Wednesday, 31 August 2011

'I Wanna Tell You a Story.'


All those years ago, when I was a secondary school teacher, part of the job entailed taking regular year assemblies. (400-500 children, 11-18 years old in front of you for 15-20 minutes. ) Giving a 'speel' of a roughly moral/religious nature to a half awake, captive, not over interested audience at the beginning of a school day believe me is not for the faint hearted. (Very occasionally you had no warning it was your turn. Now they were really interesting!) If you can do that I reckon you can do almost anything.
You used all sorts of sources; you could read from a book but that never went down too well. I tended to 'specialise' in animal stories! I always was a bit daft, nay eccentric. I once told a story about my dog. I told my audience I took it for a walk every day, except when it rained. On those occasions my wife took it! It was a joke, honest. But I had pupils talk to me many, many years later who remembered this story! It taught me the power we had as teachers and how we need to be careful at times what we say to others.
I came across a story the other day that would have been a gift in my teaching days. Hope you like it. (from the delightful website of Will and Guy. Well worth a visit.)

Two Men in a Hospital Ward
Two men, both seriously ill, occupied the same hospital room. One man was allowed to sit up in his bed for an hour each afternoon to help drain the fluid from his lungs. His bed was next to the room's only window. The other man had to spend all of his time flat on his back.

The men talked for hours on end. They spoke of their wives and families, their homes, their jobs, their involvement in the military service, where they had been on vacation.
Every afternoon when the man in the bed by the window could sit up, he would pass the time by describing to his roommate all the things he could see outside the window.
The man in the other bed began to live for those one-hour periods where his world would be broadened and enlivened by all the activity and colour of the world outside. The window overlooked a park with a lovely lake. Ducks and swans played on the water while children sailed their model boats. Young lovers walked arm in arm amidst flowers of every colour and a fine view of the city skyline could be seen in the distance. As the man by the window described all this in exquisite detail, the man on the other side of the room would close his eyes and imagine the picturesque scene.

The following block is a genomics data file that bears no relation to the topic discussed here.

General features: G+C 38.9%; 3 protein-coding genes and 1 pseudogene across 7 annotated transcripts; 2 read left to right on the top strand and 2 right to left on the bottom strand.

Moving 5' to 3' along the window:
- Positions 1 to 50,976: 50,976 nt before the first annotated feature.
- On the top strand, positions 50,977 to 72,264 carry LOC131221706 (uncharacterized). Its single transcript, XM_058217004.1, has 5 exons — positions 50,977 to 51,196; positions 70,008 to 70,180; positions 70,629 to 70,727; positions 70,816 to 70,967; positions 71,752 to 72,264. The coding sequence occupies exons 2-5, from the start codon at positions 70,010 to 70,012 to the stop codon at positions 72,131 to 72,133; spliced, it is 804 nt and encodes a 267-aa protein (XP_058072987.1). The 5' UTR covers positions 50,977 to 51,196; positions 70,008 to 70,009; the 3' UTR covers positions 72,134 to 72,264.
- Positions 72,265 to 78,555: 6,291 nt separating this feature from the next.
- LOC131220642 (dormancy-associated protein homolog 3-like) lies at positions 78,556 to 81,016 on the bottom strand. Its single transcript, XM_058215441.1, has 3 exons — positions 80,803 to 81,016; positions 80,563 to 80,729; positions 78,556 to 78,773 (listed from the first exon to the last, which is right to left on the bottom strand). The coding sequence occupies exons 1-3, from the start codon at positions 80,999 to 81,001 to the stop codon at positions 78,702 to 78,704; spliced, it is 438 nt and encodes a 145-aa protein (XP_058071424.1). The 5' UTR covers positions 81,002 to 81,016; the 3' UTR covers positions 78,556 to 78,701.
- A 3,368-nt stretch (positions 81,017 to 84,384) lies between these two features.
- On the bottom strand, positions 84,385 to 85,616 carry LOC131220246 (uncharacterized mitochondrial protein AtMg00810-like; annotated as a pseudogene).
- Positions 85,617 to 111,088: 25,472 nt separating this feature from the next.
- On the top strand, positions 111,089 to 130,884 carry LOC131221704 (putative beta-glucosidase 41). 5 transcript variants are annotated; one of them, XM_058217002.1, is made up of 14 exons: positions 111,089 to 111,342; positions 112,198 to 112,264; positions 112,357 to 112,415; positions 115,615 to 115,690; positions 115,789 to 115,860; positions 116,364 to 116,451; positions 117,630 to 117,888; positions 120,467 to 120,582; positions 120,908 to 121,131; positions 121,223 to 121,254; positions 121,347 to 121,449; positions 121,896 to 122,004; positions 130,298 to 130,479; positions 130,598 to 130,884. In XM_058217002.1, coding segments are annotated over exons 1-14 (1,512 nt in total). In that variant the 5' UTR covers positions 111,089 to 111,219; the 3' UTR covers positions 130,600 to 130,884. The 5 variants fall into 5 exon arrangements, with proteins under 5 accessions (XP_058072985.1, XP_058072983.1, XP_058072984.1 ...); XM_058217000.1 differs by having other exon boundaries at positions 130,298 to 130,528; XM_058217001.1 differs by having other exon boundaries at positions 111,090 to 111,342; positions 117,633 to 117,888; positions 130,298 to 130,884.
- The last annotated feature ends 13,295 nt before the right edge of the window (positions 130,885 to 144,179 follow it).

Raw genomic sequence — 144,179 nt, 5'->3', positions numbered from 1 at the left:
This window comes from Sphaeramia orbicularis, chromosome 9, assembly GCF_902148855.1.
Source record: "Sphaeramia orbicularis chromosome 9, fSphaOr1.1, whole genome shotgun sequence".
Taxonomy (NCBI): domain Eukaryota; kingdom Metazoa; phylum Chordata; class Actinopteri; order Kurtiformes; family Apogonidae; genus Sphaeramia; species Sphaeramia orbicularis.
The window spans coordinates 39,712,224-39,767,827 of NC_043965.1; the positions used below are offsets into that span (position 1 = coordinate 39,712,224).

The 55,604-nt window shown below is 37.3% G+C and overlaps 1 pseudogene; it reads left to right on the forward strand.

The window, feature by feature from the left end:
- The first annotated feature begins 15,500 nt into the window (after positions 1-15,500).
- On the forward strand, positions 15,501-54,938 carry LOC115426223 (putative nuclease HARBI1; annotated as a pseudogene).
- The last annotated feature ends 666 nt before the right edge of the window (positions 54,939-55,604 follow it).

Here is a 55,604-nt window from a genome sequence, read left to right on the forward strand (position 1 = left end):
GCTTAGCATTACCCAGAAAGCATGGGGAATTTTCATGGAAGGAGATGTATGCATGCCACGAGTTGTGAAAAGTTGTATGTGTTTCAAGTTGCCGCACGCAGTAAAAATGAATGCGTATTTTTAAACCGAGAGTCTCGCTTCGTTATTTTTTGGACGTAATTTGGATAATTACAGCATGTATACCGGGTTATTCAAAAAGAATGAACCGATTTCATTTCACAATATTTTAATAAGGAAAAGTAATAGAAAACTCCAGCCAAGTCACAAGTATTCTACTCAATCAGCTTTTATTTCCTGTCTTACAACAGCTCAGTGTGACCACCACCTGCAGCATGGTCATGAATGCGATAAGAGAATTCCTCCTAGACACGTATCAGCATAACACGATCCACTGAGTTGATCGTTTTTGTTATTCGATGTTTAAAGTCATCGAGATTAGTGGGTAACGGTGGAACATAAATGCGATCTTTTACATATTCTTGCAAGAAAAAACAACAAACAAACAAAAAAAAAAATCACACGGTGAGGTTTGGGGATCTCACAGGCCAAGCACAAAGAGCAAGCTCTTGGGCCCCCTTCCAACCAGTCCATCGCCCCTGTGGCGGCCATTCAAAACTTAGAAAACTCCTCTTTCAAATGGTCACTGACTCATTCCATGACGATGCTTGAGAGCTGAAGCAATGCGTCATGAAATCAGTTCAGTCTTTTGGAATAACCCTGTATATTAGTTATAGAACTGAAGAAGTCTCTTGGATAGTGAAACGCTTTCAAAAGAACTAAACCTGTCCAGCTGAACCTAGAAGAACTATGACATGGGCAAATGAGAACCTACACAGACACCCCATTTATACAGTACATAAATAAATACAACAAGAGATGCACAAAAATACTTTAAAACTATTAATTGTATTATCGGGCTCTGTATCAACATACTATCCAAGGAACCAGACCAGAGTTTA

One warm afternoon the man by the window described a parade passing by. Although the other man couldn't hear the band - he could see it, in his mind's eye as the gentleman by the window portrayed it with descriptive words.
Days and weeks passed. One morning, the day nurse arrived to bring water for their baths only to find the lifeless body of the man by the window, who had died peacefully in his sleep. She was saddened and called the hospital attendants to take the body away.
As soon as it seemed appropriate, the other man asked if he could be moved next to the window. The nurse was happy to make the switch, and after making sure he was comfortable, she left him alone. Slowly, painfully, he propped himself up on one elbow to take his first look at the real world outside. He strained to slowly turn to look out the window beside the bed. It faced a blank wall. The man asked the nurse what could have compelled his deceased roommate who had described such wonderful things outside this window. The nurse responded that the man was blind and could not even see the wall.

10 comments:

Lady Mondegreen's Secret Garden said...

The very best of Human nature. Thank you for this story Ken.

Valerie said...

The power of words. How wonderful. Thanks for posting this, Ken.

quilterliz said...

G'day Ken. That is a lovely story.. Take care. Liz...

Freda said...

This tells us such a lot about the human spirit.

Connie in Japan said...

I was touched by this...something in it resonated with me...and I was surprised by the ending...thanks for posting this.

Shammickite said...

WOW, marvellous story. Thanks for writing it all down. I'll remember it for a long time.

Jenn Jenn the Hen said...

Wow, so sweet :)

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Grumpy Old Ken said...

Hi everyone
It all suggests we don't need trauma, or at least not all of the time.

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